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Lower tract anatomy
Lower tract anatomy
Blood supply
Common iliac artery bifurcates at SIJ
After short distance internal iliac artery divides into anterior and
posterior divisions
Posterior division (3)
Lateral sacral
Superior gluteal
Anterior division (9; 3 bladder, 3 other viscera; 3 parietal)
Superior vesical
Obliterated umbilical
Tom Walton January 2011
Lower tract anatomy
Inferior vesical
Middle rectal
Inferior gluteal
Internal pudendal
Vaginal and uterine arteries in females only. Equivalent vessels supplying
prostate and seminal vesicles in males derived from inferior vesical artery.
* Accessory obturator artery from inferior epigastric artery in 25% patients
(accessory obturator veins drain into external iliac vein in 50%)
Internal pudendal artery
Passes out of the pelvis below piriformis through greater sciatic foramen
Tom Walton January 2011
Lower tract anatomy
Runs in Alcock’s canal within ischiorectal fossa then turns into lesser sciatic
foramen and runs on surface of obturator internus which is closely applied to
ischial tuberosity. Gives off inferior rectal branch and runs forward piercing
deep perineal space.
Branches of internal pudendal artery:
Inferior rectal
Posterior scrotal
Transverse perineal
Artery to bulb
runs medially in deep perineal space to
supply corpus spongiosus (above right) and
Deep penile artery
runs forward into crus of penis to supply
corpus cavernosum. Just before entering
crus gives off:
Tom Walton January 2011
Lower tract anatomy
Dorsal artery of penis
runs on top of crus towards midline, pierces
suspensory ligament and joins median deep
dorsal vein and dorsal penile nerves (see
below – artery should be red). Runs forward
to supply skin fascia and glans
Pudendal nerve
Anterior roots of S2/3/4
Runs in pudendal canal with pudendal artery
Divides within pudendal canal to give terminal branches, dorsal nerve of penis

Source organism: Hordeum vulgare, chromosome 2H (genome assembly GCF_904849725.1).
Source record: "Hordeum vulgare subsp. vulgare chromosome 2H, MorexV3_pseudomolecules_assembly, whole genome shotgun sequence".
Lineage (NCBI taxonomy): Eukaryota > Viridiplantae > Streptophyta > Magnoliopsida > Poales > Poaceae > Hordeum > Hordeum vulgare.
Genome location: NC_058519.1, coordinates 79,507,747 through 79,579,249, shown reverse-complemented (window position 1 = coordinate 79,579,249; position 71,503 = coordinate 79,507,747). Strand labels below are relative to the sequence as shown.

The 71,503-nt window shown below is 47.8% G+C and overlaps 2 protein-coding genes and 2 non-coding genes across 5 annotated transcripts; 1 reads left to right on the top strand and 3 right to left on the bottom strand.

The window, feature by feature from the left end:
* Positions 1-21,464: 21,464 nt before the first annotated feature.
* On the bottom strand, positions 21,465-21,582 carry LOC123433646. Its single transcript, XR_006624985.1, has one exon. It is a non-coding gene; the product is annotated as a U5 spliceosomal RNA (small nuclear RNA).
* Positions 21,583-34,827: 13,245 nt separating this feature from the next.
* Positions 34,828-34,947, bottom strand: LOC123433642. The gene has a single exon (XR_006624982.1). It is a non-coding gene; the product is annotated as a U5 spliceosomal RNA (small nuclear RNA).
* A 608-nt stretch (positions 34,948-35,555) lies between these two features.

(direct continuation; see above right) and larger perineal branch
(i) Dorsal nerve
runs lateral to dorsal artery as above
Supplies penile skin and glans and branches to c.
No branches in deep perineal pouch
(ii) Perineal branch Superficial and deep transverse perineal muscles
Urethral sphincter (rhabdosphincter - Onuf’s)
Penile urethra sensation
posterior scrotal branches
Skin innervation of penis and scrotum
dorsal penile branch of pudendal (S2)
posterior scrotal from perineal branch of pudendal
small area on dorsum of penile shaft (L1)
Anterior 1/3 ilioinguinal nerve and genital branch of
genitofemoral nerve (L1)
Tom Walton January 2011
Lower tract anatomy
Posterior 2/3 perineal branch perineal nerve (S3)
Erectogenic pelvic nerves
Intermediolateral horn cells of S2/3/4
Run in pelvic splancnic pelvic nerves to inferior hypogastric plexus (also
known as pelvic plexus; located in saggitalplane on either side of rectum)
Cavernosal nerves travel from tip of seminal vesicles along posterolateral
border of prostate to apex of prostate (5 o’clock and 7 o’clock). Pierce perineal
membrane, give slips to sphincter at 3 o’clock and 9 o’clock positions, and
rotate dorsally above cavernous vein to enter corpora at 1 o clock and 11
o’clock positions respectively
Venous drainage
Penile anatomy
Bucks fascia fuses with tunica albuginea proximally. Therefore rupture of
tunica albuginea contained within Buck’s fascia – aubergine deformity
Dartos fascia in continuity with Scarpa’s fascia. Therefore rupture of tunica
abuginea and Buck’s fascia leads to Butterfly deformity. If unRx associated
urethral injury urine can spread to limits of Scarpa’s fascia – namely collar
bones, mid-axillary lines and limit of fusion with fascia lata [NB. Dartos fascia
also known as Colles’ fascia]
Tom Walton January 2011
Lower tract anatomy
~ 500ml capacity
Anchored to anterior abdominal wall by urachus
Bladder neck
BN detrusor muscle develops into three distinct layers (differs for men
vs. women:
Radially orientated smooth muscles fibres contiguous
with ureteric longitudinal smooth muscle
Circular pre-prostatic sphincter (adrenergic) men >>
Thick longitudinal bundles of smooth muscle passing
equatorially. Slips to puboprostatics and pubourethral ligs
? function in continence
Waldeyer’s sheath develops only 2-3cm from trigone
Strong backplate of detrusor allows closure of ureteric orifice by flap
mechanism – no intrinsic sphincter
3 layers of trigone:
Superficial Fine longitudinal, contiguous with ureter. Joins with
contralateral side to form intertrigonal bar (of Mercier)
Covered with thin layer of tightly adherent urothelium
Continuation of Waldeyer’s sheath, inserts into BN
Outer smooth muscle layer from middle and outer
layers of bladder neck
Tom Walton January 2011